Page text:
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Ronald Roy — 2013 January 07
To paraphrase American pop composer Burt Bacharach, “a house is not a home” unless it has a family or at least a couple to shelter and unite in love. In pretty much the same way, it evokes the image of a smelly Bethlehem manger that was home for Joseph, Mary and the God-child Jesus—an event depicting the child’s prophesied nativity.
A nation equates with the combined strengths of the homes comprising it; and we can help to make this so if we recall some thoughts from our past, viz., Thomas Jefferson’s “The happiest moments of my life have passed at home in the bosom of my family”, and Pope Pius XII’s “The family is more sacred than the State” — a statement which I believe the pontiff made in reference to “government”, not state. Anyway, can we learn from the wisdom of those quoted words?
During the year just passed, we were witness to the Aquino administration’s incessant and deafening propaganda of a searing third-quarter gross domestic product growth rate of 7.1%—a pompous feat verifiable from official records, yes, but nonetheless cryptic as to whether they alluded to a rejuvenated economy in terms of happier homes.
In an article late last year, this writer emphasized that the cited growth rate, attributed as it was mainly to overseas Filipino workers’ remittances, was a mere illusion of a hale and hearty nation, because it mindlessly implied that the joblessness condition that caused the OFW exodus was something to crow about, since foreign exchange inflows were all that seemed to matter in building a nation of homes into a “vibrant” economy.
Never mind that our countrymen are hired to render menial labor to foreign masters, and never mind that they are often subjected to unfair labor practices, rape and other human indignities!
Never mind that OFWs leave their homes to the detriment of their children being so separated from parental authority and supervision, that they are abandoned to bad company, cigarette, alcohol and drug addiction and other vices, not to mention their parents’ marriages being torn asunder by reason of their state of physical separation.
It’s tough, Caroline (Stroff), this awful feeling of inability to do anything to abate a socio-economic cancer gnawing at our homes, especially those of poor families! And I even doubted the power of prayer when I recently read about a bishop’s comments that tended to sow confusion among the faithful. Would that he had instead kept his thoughts all to himself.
One can only wish that His Grace, Bishop Gilbert Garcera of the Diocese of Daet, Camarines Norte, had never announced that “poverty is good, over-population is good”, for they are blessings that have benefitted the country—what with resultant increases in the number of overseas workers and migrants remitting more foreign exchange to their families back home, and, in the case of Filipino women, more opportunities for them to marry rich old men in countries where caregivers are scarce, and to get hitched in thinly populated countries in need to stimulate population growth back to normal levels!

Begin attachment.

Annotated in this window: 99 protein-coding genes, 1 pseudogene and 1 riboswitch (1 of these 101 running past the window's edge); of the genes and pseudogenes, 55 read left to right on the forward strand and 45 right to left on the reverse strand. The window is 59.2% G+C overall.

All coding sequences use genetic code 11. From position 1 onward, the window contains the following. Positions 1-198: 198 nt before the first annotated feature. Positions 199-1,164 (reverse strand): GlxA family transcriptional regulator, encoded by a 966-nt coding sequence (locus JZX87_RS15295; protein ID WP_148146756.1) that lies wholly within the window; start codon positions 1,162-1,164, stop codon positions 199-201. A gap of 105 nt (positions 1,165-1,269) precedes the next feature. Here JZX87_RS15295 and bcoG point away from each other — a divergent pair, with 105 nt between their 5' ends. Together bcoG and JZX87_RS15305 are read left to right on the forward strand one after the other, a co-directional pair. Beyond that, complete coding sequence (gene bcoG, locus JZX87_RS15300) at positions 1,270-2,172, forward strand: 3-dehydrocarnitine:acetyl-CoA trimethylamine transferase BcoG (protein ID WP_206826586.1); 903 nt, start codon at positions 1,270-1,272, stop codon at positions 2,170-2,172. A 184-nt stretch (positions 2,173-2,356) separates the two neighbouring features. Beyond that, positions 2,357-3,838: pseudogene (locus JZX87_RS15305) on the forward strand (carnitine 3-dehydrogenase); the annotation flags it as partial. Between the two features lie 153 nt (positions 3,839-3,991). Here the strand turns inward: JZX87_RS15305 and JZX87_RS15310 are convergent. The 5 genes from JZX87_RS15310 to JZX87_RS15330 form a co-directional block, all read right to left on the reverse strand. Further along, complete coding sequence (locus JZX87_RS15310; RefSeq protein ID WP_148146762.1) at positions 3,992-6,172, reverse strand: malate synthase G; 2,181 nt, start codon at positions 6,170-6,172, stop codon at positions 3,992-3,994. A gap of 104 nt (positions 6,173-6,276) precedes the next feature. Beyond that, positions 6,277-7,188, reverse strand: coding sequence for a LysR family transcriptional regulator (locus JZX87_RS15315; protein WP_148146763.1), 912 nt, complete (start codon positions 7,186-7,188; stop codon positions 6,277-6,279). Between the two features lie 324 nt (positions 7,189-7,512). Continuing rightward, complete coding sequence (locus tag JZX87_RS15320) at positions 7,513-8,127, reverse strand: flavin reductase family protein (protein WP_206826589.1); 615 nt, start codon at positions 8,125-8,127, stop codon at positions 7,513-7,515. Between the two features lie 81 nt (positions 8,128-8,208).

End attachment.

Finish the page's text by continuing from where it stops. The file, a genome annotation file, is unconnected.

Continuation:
My interpretation of the good bishop’s message is this: “Jesus was poor, so nothing is wrong with poverty! Over-population is great because it pump-primes the economy with foreign exchange! Rejoice because poverty and over-population are God’s plans for us!”
Well, is the good bishop prepared to disclose that he eats three square meals a day cum snacks, and moves about his diocese in an air-conditioned vehicle, that he is neither bothered by poverty-related suicides, homicides, and other crimes nor by marital infidelities, and that he sees no difference between that Bethlehem manger over 2,000 years ago and present-day barong-barongs along the riles and squalid esteros?
Pardon me, but haven’t we been assured time and again that God wants us to live happy lives, and to live them abundantly?! It’s altogether different of course if Bishop Garcera refers to money as a panacea, in which case we should ask ourselves whether to follow the materialistic Aristodemus who said, “Money makes the man”, or Bacon’s caveat that “Money is a good servant but a bad master”, or the account of St. Mark that: “Jesus went into the temple… overthrew the tables of money changers, and the seats of them that sold doves” or the counsel of St. Timothy that “the love of money is the root of all evil”. Of course I propose the rejection of the first and the espousal of the rest.
For President Aquino and his followers, the 7.1% GDP growth rate has “made the man” that is P-Noy! He now soars high not only here but also around the globe! Alas, our country has just been listed among the top ten tourist destinations in the world, and already, a casino boom is expected to explode soon within our shores!
Casinos galore! Money, money and more money! Wow!! Three cheers for money that has made the man, and three cheers for the man who plans to make more money by building a casino global center—a sin city, if you will—which cash-strapped Filipinos can call home!
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